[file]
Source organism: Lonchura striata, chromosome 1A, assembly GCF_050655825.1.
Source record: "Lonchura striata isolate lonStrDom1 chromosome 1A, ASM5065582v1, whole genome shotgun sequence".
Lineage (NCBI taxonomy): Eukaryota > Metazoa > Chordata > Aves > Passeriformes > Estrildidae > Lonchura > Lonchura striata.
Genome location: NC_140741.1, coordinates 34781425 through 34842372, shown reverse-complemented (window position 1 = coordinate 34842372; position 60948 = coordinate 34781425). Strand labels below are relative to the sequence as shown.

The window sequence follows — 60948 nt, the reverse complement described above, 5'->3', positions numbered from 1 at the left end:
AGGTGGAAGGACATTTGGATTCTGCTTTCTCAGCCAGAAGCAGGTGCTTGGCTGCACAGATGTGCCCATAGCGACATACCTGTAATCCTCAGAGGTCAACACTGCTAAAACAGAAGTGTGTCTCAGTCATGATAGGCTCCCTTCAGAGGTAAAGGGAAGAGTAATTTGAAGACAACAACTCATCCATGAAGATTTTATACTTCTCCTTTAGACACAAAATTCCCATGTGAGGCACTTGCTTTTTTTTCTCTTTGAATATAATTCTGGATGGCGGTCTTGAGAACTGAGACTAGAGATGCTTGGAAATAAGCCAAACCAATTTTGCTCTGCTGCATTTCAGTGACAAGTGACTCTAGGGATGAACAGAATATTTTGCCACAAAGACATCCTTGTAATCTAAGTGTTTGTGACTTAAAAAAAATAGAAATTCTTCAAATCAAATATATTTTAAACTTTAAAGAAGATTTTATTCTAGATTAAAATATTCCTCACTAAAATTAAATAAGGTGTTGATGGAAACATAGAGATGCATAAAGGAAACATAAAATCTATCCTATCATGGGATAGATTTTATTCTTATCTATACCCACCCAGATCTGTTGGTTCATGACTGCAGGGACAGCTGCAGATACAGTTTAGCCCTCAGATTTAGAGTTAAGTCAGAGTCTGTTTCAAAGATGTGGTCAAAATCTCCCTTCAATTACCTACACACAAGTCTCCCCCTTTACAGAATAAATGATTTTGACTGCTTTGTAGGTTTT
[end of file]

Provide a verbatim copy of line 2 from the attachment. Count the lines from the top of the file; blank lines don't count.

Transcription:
Source record: "Lonchura striata isolate lonStrDom1 chromosome 1A, ASM5065582v1, whole genome shotgun sequence".